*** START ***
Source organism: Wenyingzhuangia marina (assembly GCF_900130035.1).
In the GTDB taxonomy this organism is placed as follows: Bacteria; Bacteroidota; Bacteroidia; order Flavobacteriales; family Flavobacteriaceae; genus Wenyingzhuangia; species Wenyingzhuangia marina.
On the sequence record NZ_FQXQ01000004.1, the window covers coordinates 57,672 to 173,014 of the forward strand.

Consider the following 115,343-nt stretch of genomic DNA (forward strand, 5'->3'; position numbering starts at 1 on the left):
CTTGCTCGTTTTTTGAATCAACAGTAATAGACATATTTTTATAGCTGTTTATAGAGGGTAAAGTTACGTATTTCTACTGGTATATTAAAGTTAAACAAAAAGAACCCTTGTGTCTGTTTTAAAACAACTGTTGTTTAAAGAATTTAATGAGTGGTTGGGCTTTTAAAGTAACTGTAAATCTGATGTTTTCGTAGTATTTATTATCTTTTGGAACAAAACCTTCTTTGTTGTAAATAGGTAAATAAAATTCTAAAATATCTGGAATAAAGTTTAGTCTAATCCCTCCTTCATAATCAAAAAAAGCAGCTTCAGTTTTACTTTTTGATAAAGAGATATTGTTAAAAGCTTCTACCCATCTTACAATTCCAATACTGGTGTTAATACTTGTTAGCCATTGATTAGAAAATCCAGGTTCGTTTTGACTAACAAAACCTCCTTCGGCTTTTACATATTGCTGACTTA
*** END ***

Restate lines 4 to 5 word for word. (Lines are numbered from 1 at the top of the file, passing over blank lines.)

Consider the following 115,343-nt stretch of genomic DNA (forward strand, 5'->3'; position numbering starts at 1 on the left):
CTTGCTCGTTTTTTGAATCAACAGTAATAGACATATTTTTATAGCTGTTTATAGAGGGTAAAGTTACGTATTTCTACTGGTATATTAAAGTTAAACAAAAAGAACCCTTGTGTCTGTTTTAAAACAACTGTTGTTTAAAGAATTTAATGAGTGGTTGGGCTTTTAAAGTAACTGTAAATCTGATGTTTTCGTAGTATTTATTATCTTTTGGAACAAAACCTTCTTTGTTGTAAATAGGTAAATAAAATTCTAAAATATCTGGAATAAAGTTTAGTCTAATCCCTCCTTCATAATCAAAAAAAGCAGCTTCAGTTTTACTTTTTGATAAAGAGATATTGTTAAAAGCTTCTACCCATCTTACAATTCCAATACTGGTGTTAATACTTGTTAGCCATTGATTAGAAAATCCAGGTTCGTTTTGACTAACAAAACCTCCTTCGGCTTTTACATATTGCTGACTTA